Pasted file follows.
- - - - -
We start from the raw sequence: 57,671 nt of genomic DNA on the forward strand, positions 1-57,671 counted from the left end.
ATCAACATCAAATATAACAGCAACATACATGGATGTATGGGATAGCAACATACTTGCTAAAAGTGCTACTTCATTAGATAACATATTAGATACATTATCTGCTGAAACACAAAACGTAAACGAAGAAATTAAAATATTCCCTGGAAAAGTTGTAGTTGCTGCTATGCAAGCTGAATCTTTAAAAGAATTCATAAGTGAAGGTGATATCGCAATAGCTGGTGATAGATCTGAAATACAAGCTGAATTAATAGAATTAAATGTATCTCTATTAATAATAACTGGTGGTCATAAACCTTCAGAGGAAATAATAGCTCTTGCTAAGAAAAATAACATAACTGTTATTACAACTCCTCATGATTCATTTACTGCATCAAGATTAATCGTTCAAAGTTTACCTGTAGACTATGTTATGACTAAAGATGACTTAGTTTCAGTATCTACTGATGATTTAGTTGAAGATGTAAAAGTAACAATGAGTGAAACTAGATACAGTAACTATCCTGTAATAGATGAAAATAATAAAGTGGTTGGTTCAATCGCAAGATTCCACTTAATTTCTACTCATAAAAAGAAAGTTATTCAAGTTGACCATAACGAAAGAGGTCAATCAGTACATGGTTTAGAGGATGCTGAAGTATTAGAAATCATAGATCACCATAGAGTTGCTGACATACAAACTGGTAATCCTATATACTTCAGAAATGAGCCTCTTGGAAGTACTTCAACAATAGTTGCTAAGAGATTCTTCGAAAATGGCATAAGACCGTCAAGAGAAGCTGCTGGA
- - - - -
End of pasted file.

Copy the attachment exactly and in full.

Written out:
We start from the raw sequence: 57,671 nt of genomic DNA on the forward strand, positions 1-57,671 counted from the left end.
ATCAACATCAAATATAACAGCAACATACATGGATGTATGGGATAGCAACATACTTGCTAAAAGTGCTACTTCATTAGATAACATATTAGATACATTATCTGCTGAAACACAAAACGTAAACGAAGAAATTAAAATATTCCCTGGAAAAGTTGTAGTTGCTGCTATGCAAGCTGAATCTTTAAAAGAATTCATAAGTGAAGGTGATATCGCAATAGCTGGTGATAGATCTGAAATACAAGCTGAATTAATAGAATTAAATGTATCTCTATTAATAATAACTGGTGGTCATAAACCTTCAGAGGAAATAATAGCTCTTGCTAAGAAAAATAACATAACTGTTATTACAACTCCTCATGATTCATTTACTGCATCAAGATTAATCGTTCAAAGTTTACCTGTAGACTATGTTATGACTAAAGATGACTTAGTTTCAGTATCTACTGATGATTTAGTTGAAGATGTAAAAGTAACAATGAGTGAAACTAGATACAGTAACTATCCTGTAATAGATGAAAATAATAAAGTGGTTGGTTCAATCGCAAGATTCCACTTAATTTCTACTCATAAAAAGAAAGTTATTCAAGTTGACCATAACGAAAGAGGTCAATCAGTACATGGTTTAGAGGATGCTGAAGTATTAGAAATCATAGATCACCATAGAGTTGCTGACATACAAACTGGTAATCCTATATACTTCAGAAATGAGCCTCTTGGAAGTACTTCAACAATAGTTGCTAAGAGATTCTTCGAAAATGGCATAAGACCGTCAAGAGAAGCTGCTGGA